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Department Spokesman Richard Boucher: Good afternoon, ladies and gentlemen. This is an on-the-record briefing. The subject is the World Conference on Human Rights that's about to be held in Vienna. The briefers today are Counselor of the Department Timothy Wirth, who will be heading our delegation, and John Shattuck, the Assistant Secretary for Human Rights and Humanitarian Affairs, who also will be a prominent member of our delegation. I think Timothy Wirth has a short statement for you at the beginning to tell you a little bit about the conference.
Counselor Wirth: Richard, thank you very much, and thank you all for coming over. This is the first public event that we're having for this extremely important human rights conference which, as all of you know, will take place in a little less than 2 weeks in Vienna.
This is the first global human rights conference to be held in the post-Cold War period. The Administration views the world conference as a major opportunity to show U.S. support for the popular movements for freedom and democracy that are emerging all over the world.
These movements, as you know, have played a central role in ending the Cold War. Indeed, they've helped to change the political map, not just of the former Soviet Union and Eastern Europe but parts of Africa, Asia, and Latin America as well.
This worldwide effort comes from the courageous men and women committed to advancing the cause of human rights and democracy, often at great sacrifice and risk. In re-committing itself to the goals and principles of the Universal Declaration of Human Rights, the United States honors the work of human rights advocates and non-governmental organizations from all cultures and continents who are helping to build a freer, safer, and more peaceful world.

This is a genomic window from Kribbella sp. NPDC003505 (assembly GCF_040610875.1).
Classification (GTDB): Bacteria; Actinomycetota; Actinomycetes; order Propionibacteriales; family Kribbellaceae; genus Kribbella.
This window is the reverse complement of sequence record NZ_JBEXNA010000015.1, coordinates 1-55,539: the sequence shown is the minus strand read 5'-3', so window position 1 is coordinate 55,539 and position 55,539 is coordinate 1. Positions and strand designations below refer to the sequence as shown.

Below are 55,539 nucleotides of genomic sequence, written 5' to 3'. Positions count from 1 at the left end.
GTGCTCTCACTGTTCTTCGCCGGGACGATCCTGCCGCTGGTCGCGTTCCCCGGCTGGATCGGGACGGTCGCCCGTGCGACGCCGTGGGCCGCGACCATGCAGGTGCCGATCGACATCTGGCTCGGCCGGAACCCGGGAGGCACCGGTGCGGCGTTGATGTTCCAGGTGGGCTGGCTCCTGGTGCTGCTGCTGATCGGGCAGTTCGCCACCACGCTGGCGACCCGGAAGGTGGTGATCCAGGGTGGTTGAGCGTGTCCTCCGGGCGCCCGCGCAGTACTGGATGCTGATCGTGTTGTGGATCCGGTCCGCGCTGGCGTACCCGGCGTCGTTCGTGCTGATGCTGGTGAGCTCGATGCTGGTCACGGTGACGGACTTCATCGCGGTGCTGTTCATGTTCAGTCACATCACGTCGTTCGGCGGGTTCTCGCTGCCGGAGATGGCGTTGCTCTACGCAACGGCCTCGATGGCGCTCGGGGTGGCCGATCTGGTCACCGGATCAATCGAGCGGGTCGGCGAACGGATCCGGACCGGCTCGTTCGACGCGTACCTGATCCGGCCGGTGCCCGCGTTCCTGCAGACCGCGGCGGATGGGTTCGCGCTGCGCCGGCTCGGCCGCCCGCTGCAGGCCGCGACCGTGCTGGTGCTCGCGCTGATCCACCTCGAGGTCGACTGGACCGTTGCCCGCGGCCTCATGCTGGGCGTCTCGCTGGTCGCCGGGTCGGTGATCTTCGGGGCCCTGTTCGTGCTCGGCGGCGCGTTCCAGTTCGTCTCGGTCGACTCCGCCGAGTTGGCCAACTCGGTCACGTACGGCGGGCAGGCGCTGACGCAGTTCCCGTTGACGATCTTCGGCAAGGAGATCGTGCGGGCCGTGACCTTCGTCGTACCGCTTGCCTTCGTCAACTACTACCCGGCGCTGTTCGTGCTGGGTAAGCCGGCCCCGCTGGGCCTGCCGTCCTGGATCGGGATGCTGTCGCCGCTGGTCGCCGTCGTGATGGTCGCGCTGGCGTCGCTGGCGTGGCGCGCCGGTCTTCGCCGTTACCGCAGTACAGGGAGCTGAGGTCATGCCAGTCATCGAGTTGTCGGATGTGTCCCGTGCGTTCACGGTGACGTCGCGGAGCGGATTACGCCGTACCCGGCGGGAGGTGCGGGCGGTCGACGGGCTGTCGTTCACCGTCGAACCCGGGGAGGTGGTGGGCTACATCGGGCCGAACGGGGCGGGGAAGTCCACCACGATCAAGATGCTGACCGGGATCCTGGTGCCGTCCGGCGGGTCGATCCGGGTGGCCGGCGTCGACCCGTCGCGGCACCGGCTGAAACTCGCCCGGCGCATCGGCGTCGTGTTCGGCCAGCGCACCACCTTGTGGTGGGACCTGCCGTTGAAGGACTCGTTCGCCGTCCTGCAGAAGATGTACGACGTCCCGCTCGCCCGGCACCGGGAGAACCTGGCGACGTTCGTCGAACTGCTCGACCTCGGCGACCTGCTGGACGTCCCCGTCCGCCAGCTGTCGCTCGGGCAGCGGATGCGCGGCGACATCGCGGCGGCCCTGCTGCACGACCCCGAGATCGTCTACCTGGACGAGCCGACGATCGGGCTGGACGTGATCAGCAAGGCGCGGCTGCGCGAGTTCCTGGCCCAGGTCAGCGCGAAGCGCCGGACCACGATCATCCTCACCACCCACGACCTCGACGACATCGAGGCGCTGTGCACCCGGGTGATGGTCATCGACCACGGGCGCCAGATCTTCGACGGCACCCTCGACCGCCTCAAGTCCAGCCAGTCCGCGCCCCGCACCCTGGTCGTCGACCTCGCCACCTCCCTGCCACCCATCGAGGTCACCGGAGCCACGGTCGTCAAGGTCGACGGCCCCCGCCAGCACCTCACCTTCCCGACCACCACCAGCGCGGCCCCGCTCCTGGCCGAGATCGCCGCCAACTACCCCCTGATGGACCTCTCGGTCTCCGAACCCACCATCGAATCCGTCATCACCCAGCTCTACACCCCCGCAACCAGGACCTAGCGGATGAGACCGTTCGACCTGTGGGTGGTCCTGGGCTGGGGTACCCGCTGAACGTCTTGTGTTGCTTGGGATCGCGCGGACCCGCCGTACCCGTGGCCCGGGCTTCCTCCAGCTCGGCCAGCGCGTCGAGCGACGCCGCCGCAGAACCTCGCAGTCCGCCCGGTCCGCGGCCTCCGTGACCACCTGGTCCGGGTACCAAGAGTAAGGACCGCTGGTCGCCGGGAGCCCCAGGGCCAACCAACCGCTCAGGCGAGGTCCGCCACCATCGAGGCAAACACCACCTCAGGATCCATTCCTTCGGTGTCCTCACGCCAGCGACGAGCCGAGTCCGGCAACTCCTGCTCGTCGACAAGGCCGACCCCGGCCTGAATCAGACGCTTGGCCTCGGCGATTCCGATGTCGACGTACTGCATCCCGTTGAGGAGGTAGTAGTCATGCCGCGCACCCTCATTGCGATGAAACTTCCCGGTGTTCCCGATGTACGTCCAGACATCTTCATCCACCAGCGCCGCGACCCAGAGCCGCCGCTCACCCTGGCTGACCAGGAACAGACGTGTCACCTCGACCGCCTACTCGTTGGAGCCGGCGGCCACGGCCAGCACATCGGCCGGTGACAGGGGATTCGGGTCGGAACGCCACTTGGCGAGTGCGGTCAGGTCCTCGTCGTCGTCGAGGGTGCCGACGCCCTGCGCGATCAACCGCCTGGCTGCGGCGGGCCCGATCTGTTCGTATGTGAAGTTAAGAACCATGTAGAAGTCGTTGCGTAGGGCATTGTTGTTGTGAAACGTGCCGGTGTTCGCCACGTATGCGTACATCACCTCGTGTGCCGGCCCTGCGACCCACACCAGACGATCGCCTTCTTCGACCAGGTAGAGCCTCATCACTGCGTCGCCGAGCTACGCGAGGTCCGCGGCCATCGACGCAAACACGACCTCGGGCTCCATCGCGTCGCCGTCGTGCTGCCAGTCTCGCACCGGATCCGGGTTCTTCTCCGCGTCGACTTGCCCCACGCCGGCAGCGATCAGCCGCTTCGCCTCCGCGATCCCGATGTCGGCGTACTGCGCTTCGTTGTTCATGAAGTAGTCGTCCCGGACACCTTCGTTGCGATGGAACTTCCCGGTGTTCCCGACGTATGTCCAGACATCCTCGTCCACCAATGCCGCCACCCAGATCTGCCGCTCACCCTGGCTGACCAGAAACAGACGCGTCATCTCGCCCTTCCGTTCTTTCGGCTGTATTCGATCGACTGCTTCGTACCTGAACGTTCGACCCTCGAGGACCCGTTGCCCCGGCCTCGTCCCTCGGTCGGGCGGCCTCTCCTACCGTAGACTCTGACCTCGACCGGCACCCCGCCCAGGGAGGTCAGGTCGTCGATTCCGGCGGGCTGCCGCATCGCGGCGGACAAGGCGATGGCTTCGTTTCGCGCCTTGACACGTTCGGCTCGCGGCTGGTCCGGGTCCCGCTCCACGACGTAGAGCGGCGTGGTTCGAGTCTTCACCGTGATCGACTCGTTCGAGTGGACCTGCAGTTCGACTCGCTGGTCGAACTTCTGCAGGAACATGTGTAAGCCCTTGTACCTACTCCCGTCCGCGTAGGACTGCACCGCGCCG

We have two major goals for the human rights conference: first, the reaffirmation of the bedrock principles of the Universal Declaration of Human Rights. The Universal Declaration enshrines what we believe are timeless principles. The gains for human rights that we see worldwide--the massive referendum for democracy in Russia, or the ballots just cast in Cambodia, the very strong changes in South Africa--these all, to us, reaffirm the universal human desire and right to live in freedom and dignity regardless of cultural differences.
Our second goal is to do everything that we can to strengthen the United Nations' ability to promote human rights. We have developed an action plan--and a copy of that is in your packets, the U.S. Draft Human Rights Action Plan--we have developed an action plan that, if adopted in the months ahead, would go far to improve the United Nations' effectiveness in addressing and resolving human rights problems. And there are a number of highlights of that which I'll go over with you and then stop:
First, ensuring greater effectiveness for the UN Human Rights Center and its advisory services and reporting activities;
Second, targeting UN assistance toward helping nations establish the rule of law, eliminate torture, and resolve ethnic, religious, and racial conflict;
Third, helping to integrate the rights of women and children into efforts throughout the UN system and supporting the appointment of a special rapporteur on violence against women;
Fourth, increasing the capacity of the United Nations to promote democracy by assisting in the conduct of elections and improving the administration of justice;
Fifth, integrating human rights considerations into UN activities, such as peace-keeping, refugee protection, conflict resolution, and development and humanitarian programs; and
Finally, creating the office of a UN High Commissioner for Human Rights as a means of helping to accomplish all of these goals.
We have been working especially closely with non-governmental organizations across the United States in the development of the U.S. Draft Human Rights Action Plan and look forward to engaging them even more deeply in activities in …